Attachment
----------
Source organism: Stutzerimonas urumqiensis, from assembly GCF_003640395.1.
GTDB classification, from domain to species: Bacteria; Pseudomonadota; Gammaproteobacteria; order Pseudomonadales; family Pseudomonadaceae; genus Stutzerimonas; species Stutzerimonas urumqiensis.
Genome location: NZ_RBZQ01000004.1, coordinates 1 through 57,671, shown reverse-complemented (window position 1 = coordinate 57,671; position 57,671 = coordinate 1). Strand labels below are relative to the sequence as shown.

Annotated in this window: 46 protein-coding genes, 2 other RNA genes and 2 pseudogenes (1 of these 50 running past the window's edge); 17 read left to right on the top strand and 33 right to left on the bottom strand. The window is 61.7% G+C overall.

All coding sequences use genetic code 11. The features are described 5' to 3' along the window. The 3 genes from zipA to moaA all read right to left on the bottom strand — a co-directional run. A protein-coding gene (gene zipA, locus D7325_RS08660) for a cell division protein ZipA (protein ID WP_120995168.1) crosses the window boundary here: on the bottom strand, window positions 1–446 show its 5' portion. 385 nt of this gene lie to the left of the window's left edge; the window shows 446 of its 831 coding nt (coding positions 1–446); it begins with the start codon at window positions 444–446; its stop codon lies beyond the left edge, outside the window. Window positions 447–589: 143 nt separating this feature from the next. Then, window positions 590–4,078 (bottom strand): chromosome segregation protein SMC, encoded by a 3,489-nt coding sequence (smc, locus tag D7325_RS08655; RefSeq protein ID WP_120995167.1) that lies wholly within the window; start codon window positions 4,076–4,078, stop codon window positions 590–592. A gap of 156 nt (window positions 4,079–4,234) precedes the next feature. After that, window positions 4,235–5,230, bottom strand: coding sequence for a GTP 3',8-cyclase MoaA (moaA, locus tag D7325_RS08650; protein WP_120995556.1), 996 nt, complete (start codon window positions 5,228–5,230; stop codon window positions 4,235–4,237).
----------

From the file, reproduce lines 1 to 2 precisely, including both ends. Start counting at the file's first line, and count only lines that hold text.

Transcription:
Source organism: Stutzerimonas urumqiensis, from assembly GCF_003640395.1.
GTDB classification, from domain to species: Bacteria; Pseudomonadota; Gammaproteobacteria; order Pseudomonadales; family Pseudomonadaceae; genus Stutzerimonas; species Stutzerimonas urumqiensis.